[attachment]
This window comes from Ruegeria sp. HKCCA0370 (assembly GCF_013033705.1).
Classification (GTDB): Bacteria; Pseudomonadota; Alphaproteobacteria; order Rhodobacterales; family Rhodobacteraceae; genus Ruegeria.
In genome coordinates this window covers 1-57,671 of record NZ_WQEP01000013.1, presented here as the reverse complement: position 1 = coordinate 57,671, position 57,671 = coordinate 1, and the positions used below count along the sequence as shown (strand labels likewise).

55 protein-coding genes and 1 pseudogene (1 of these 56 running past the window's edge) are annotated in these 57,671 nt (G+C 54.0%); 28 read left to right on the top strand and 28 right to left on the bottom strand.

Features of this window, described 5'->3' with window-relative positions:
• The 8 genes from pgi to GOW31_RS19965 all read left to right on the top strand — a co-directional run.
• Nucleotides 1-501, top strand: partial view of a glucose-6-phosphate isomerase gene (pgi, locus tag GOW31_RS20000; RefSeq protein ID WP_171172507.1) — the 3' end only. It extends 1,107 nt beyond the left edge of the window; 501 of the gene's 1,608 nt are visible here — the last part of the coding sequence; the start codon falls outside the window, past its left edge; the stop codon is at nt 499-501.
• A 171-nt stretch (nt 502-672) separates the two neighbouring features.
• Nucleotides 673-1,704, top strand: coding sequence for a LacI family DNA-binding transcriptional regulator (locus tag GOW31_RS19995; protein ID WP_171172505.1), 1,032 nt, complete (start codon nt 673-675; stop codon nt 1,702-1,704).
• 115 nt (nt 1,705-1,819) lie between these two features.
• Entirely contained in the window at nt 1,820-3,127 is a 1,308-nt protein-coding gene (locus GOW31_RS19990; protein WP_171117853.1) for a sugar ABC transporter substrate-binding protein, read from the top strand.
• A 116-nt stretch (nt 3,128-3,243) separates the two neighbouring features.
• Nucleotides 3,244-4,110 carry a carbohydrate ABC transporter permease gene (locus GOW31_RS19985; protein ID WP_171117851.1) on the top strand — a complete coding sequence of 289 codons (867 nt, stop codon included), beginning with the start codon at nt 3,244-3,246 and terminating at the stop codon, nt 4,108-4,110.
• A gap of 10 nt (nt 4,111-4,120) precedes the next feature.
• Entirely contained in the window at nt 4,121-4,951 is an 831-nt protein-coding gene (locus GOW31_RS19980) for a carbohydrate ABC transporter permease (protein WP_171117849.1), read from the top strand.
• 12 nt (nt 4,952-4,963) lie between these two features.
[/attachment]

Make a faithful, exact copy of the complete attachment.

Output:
This window comes from Ruegeria sp. HKCCA0370 (assembly GCF_013033705.1).
Classification (GTDB): Bacteria; Pseudomonadota; Alphaproteobacteria; order Rhodobacterales; family Rhodobacteraceae; genus Ruegeria.
In genome coordinates this window covers 1-57,671 of record NZ_WQEP01000013.1, presented here as the reverse complement: position 1 = coordinate 57,671, position 57,671 = coordinate 1, and the positions used below count along the sequence as shown (strand labels likewise).

55 protein-coding genes and 1 pseudogene (1 of these 56 running past the window's edge) are annotated in these 57,671 nt (G+C 54.0%); 28 read left to right on the top strand and 28 right to left on the bottom strand.

Features of this window, described 5'->3' with window-relative positions:
• The 8 genes from pgi to GOW31_RS19965 all read left to right on the top strand — a co-directional run.
• Nucleotides 1-501, top strand: partial view of a glucose-6-phosphate isomerase gene (pgi, locus tag GOW31_RS20000; RefSeq protein ID WP_171172507.1) — the 3' end only. It extends 1,107 nt beyond the left edge of the window; 501 of the gene's 1,608 nt are visible here — the last part of the coding sequence; the start codon falls outside the window, past its left edge; the stop codon is at nt 499-501.
• A 171-nt stretch (nt 502-672) separates the two neighbouring features.
• Nucleotides 673-1,704, top strand: coding sequence for a LacI family DNA-binding transcriptional regulator (locus tag GOW31_RS19995; protein ID WP_171172505.1), 1,032 nt, complete (start codon nt 673-675; stop codon nt 1,702-1,704).
• 115 nt (nt 1,705-1,819) lie between these two features.
• Entirely contained in the window at nt 1,820-3,127 is a 1,308-nt protein-coding gene (locus GOW31_RS19990; protein WP_171117853.1) for a sugar ABC transporter substrate-binding protein, read from the top strand.
• A 116-nt stretch (nt 3,128-3,243) separates the two neighbouring features.
• Nucleotides 3,244-4,110 carry a carbohydrate ABC transporter permease gene (locus GOW31_RS19985; protein ID WP_171117851.1) on the top strand — a complete coding sequence of 289 codons (867 nt, stop codon included), beginning with the start codon at nt 3,244-3,246 and terminating at the stop codon, nt 4,108-4,110.
• A gap of 10 nt (nt 4,111-4,120) precedes the next feature.
• Entirely contained in the window at nt 4,121-4,951 is an 831-nt protein-coding gene (locus GOW31_RS19980) for a carbohydrate ABC transporter permease (protein WP_171117849.1), read from the top strand.
• 12 nt (nt 4,952-4,963) lie between these two features.